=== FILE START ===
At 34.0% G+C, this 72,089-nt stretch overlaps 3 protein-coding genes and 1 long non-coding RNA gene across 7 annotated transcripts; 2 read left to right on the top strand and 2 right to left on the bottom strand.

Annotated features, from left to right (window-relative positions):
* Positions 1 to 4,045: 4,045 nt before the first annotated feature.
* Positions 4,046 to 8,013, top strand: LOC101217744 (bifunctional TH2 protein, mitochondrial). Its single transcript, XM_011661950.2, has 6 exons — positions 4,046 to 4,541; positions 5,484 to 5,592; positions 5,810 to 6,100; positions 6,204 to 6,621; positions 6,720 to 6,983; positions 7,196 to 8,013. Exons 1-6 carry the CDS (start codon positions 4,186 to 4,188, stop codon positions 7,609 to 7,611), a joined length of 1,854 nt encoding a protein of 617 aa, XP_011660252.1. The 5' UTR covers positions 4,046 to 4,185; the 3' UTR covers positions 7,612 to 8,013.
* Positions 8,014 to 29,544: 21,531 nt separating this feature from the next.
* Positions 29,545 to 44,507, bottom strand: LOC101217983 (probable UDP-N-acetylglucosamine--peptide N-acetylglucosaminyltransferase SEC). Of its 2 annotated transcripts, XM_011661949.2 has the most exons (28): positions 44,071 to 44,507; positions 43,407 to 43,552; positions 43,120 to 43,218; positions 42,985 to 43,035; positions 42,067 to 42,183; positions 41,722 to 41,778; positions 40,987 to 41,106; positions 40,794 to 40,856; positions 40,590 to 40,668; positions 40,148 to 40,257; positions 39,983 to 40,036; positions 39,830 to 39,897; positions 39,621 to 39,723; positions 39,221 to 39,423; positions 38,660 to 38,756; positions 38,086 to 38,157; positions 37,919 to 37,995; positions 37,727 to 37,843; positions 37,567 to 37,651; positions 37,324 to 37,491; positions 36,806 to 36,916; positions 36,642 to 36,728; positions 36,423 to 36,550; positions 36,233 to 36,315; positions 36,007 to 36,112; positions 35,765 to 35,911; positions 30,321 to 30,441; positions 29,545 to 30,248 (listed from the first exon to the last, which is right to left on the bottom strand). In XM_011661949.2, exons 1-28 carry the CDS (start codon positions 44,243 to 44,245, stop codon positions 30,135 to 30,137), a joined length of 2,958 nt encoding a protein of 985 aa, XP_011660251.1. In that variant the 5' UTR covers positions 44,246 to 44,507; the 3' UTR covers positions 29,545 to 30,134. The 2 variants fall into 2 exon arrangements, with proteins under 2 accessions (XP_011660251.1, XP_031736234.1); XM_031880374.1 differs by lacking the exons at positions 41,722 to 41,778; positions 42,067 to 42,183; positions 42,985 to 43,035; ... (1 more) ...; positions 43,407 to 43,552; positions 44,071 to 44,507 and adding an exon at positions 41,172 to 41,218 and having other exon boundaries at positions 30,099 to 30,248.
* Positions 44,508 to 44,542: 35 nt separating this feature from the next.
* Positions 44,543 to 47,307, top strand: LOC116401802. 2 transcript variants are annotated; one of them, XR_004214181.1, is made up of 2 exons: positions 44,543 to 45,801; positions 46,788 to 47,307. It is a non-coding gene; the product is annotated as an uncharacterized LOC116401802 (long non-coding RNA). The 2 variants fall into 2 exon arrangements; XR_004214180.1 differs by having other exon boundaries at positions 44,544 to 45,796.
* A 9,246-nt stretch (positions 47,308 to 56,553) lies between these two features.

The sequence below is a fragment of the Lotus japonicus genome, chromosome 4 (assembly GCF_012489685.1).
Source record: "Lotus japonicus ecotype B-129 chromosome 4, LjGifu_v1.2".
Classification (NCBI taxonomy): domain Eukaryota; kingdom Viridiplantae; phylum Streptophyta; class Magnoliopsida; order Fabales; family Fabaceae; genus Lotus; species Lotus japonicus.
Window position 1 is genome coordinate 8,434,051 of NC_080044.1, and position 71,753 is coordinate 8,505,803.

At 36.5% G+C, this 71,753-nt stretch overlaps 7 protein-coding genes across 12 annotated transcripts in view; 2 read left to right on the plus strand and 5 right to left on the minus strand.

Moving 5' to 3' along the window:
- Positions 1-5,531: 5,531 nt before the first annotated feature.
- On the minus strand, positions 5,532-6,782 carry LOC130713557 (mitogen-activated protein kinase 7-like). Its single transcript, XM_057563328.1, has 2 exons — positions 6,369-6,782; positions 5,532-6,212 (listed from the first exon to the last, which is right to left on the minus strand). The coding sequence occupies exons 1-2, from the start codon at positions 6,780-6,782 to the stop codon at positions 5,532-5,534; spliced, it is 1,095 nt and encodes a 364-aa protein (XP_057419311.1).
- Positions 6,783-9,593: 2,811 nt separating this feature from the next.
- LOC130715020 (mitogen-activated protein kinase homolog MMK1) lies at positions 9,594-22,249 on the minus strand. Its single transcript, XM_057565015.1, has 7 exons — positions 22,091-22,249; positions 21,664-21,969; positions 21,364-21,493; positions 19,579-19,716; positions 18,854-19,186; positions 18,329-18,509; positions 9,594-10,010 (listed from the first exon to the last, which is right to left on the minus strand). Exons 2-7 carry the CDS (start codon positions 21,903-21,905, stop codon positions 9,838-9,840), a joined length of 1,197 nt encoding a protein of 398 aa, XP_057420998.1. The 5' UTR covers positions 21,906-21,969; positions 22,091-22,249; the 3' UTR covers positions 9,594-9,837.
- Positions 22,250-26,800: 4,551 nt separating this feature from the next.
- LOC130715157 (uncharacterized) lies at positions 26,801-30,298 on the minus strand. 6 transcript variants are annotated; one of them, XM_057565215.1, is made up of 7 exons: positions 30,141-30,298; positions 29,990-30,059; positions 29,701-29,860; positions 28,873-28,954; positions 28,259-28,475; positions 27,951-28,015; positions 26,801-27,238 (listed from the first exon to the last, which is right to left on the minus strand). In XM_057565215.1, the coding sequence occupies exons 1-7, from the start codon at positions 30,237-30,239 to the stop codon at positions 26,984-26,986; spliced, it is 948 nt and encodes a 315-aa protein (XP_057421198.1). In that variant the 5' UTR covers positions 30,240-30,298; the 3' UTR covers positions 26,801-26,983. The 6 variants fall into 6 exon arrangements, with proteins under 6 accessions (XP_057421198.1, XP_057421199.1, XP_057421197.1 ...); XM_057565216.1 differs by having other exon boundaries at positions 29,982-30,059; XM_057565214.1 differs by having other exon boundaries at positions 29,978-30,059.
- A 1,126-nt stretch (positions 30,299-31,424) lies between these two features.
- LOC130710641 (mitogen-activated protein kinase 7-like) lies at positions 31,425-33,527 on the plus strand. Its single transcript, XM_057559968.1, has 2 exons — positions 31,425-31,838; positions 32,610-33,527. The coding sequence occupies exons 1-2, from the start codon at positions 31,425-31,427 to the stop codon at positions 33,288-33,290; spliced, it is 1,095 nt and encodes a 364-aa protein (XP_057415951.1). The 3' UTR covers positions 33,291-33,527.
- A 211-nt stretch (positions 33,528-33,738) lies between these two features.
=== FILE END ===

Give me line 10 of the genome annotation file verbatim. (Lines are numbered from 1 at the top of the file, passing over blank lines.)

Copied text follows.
The sequence below is a fragment of the Lotus japonicus genome, chromosome 4 (assembly GCF_012489685.1).